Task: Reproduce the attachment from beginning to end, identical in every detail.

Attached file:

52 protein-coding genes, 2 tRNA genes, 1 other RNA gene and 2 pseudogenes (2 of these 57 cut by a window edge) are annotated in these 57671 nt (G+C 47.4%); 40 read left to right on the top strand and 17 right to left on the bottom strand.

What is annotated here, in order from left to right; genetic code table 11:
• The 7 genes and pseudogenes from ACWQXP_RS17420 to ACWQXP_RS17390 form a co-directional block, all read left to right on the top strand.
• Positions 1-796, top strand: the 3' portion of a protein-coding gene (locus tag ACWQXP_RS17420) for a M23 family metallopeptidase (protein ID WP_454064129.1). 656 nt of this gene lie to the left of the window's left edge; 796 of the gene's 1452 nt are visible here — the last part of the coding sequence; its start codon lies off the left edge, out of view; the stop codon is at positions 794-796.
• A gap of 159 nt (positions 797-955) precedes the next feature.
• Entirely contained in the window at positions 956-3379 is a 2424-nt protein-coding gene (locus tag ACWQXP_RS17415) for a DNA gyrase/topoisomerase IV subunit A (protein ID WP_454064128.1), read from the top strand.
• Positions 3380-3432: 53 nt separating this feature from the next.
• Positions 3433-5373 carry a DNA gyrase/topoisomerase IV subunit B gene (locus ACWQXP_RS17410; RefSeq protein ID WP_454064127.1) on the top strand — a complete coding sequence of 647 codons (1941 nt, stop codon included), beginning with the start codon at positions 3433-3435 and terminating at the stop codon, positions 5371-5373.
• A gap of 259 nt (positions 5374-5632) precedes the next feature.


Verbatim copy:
52 protein-coding genes, 2 tRNA genes, 1 other RNA gene and 2 pseudogenes (2 of these 57 cut by a window edge) are annotated in these 57671 nt (G+C 47.4%); 40 read left to right on the top strand and 17 right to left on the bottom strand.

What is annotated here, in order from left to right; genetic code table 11:
• The 7 genes and pseudogenes from ACWQXP_RS17420 to ACWQXP_RS17390 form a co-directional block, all read left to right on the top strand.
• Positions 1-796, top strand: the 3' portion of a protein-coding gene (locus tag ACWQXP_RS17420) for a M23 family metallopeptidase (protein ID WP_454064129.1). 656 nt of this gene lie to the left of the window's left edge; 796 of the gene's 1452 nt are visible here — the last part of the coding sequence; its start codon lies off the left edge, out of view; the stop codon is at positions 794-796.
• A gap of 159 nt (positions 797-955) precedes the next feature.
• Entirely contained in the window at positions 956-3379 is a 2424-nt protein-coding gene (locus tag ACWQXP_RS17415) for a DNA gyrase/topoisomerase IV subunit A (protein ID WP_454064128.1), read from the top strand.
• Positions 3380-3432: 53 nt separating this feature from the next.
• Positions 3433-5373 carry a DNA gyrase/topoisomerase IV subunit B gene (locus ACWQXP_RS17410; RefSeq protein ID WP_454064127.1) on the top strand — a complete coding sequence of 647 codons (1941 nt, stop codon included), beginning with the start codon at positions 3433-3435 and terminating at the stop codon, positions 5371-5373.
• A gap of 259 nt (positions 5374-5632) precedes the next feature.